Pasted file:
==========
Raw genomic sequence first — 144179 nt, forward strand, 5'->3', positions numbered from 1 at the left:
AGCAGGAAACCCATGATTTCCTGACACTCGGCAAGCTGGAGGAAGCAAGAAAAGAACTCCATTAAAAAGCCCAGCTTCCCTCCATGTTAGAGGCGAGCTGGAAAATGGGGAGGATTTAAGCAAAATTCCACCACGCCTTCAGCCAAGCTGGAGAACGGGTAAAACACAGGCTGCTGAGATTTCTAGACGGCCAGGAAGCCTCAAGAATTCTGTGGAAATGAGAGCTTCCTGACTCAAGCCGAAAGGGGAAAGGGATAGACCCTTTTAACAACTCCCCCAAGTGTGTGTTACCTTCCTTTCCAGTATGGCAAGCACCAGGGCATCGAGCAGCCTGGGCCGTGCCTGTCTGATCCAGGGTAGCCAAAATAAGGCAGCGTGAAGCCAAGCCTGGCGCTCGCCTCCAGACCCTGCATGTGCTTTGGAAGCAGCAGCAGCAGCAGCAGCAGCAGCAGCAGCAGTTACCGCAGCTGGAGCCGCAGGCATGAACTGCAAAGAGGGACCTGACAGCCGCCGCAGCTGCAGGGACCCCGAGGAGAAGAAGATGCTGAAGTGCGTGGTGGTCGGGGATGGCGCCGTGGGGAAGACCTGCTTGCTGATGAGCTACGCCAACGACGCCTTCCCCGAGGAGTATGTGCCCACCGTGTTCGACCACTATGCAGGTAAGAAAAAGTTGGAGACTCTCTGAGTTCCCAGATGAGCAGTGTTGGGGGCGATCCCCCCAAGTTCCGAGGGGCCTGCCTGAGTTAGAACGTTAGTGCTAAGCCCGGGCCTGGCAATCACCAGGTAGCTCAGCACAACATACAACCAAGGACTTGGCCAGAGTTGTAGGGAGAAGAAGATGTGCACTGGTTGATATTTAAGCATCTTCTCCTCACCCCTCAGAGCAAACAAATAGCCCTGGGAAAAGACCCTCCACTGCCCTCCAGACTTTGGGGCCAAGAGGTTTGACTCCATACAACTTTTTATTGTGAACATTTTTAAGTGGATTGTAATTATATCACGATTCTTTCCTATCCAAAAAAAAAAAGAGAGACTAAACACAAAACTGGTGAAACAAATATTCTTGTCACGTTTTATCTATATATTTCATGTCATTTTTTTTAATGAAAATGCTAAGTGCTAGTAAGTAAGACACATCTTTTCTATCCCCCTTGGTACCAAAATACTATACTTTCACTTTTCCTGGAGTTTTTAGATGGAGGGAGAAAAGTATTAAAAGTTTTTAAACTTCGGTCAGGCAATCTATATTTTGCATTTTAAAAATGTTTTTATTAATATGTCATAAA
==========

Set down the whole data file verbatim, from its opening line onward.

Raw genomic sequence first — 144179 nt, forward strand, 5'->3', positions numbered from 1 at the left:
AGCAGGAAACCCATGATTTCCTGACACTCGGCAAGCTGGAGGAAGCAAGAAAAGAACTCCATTAAAAAGCCCAGCTTCCCTCCATGTTAGAGGCGAGCTGGAAAATGGGGAGGATTTAAGCAAAATTCCACCACGCCTTCAGCCAAGCTGGAGAACGGGTAAAACACAGGCTGCTGAGATTTCTAGACGGCCAGGAAGCCTCAAGAATTCTGTGGAAATGAGAGCTTCCTGACTCAAGCCGAAAGGGGAAAGGGATAGACCCTTTTAACAACTCCCCCAAGTGTGTGTTACCTTCCTTTCCAGTATGGCAAGCACCAGGGCATCGAGCAGCCTGGGCCGTGCCTGTCTGATCCAGGGTAGCCAAAATAAGGCAGCGTGAAGCCAAGCCTGGCGCTCGCCTCCAGACCCTGCATGTGCTTTGGAAGCAGCAGCAGCAGCAGCAGCAGCAGCAGCAGCAGTTACCGCAGCTGGAGCCGCAGGCATGAACTGCAAAGAGGGACCTGACAGCCGCCGCAGCTGCAGGGACCCCGAGGAGAAGAAGATGCTGAAGTGCGTGGTGGTCGGGGATGGCGCCGTGGGGAAGACCTGCTTGCTGATGAGCTACGCCAACGACGCCTTCCCCGAGGAGTATGTGCCCACCGTGTTCGACCACTATGCAGGTAAGAAAAAGTTGGAGACTCTCTGAGTTCCCAGATGAGCAGTGTTGGGGGCGATCCCCCCAAGTTCCGAGGGGCCTGCCTGAGTTAGAACGTTAGTGCTAAGCCCGGGCCTGGCAATCACCAGGTAGCTCAGCACAACATACAACCAAGGACTTGGCCAGAGTTGTAGGGAGAAGAAGATGTGCACTGGTTGATATTTAAGCATCTTCTCCTCACCCCTCAGAGCAAACAAATAGCCCTGGGAAAAGACCCTCCACTGCCCTCCAGACTTTGGGGCCAAGAGGTTTGACTCCATACAACTTTTTATTGTGAACATTTTTAAGTGGATTGTAATTATATCACGATTCTTTCCTATCCAAAAAAAAAAAGAGAGACTAAACACAAAACTGGTGAAACAAATATTCTTGTCACGTTTTATCTATATATTTCATGTCATTTTTTTTAATGAAAATGCTAAGTGCTAGTAAGTAAGACACATCTTTTCTATCCCCCTTGGTACCAAAATACTATACTTTCACTTTTCCTGGAGTTTTTAGATGGAGGGAGAAAAGTATTAAAAGTTTTTAAACTTCGGTCAGGCAATCTATATTTTGCATTTTAAAAATGTTTTTATTAATATGTCATAAA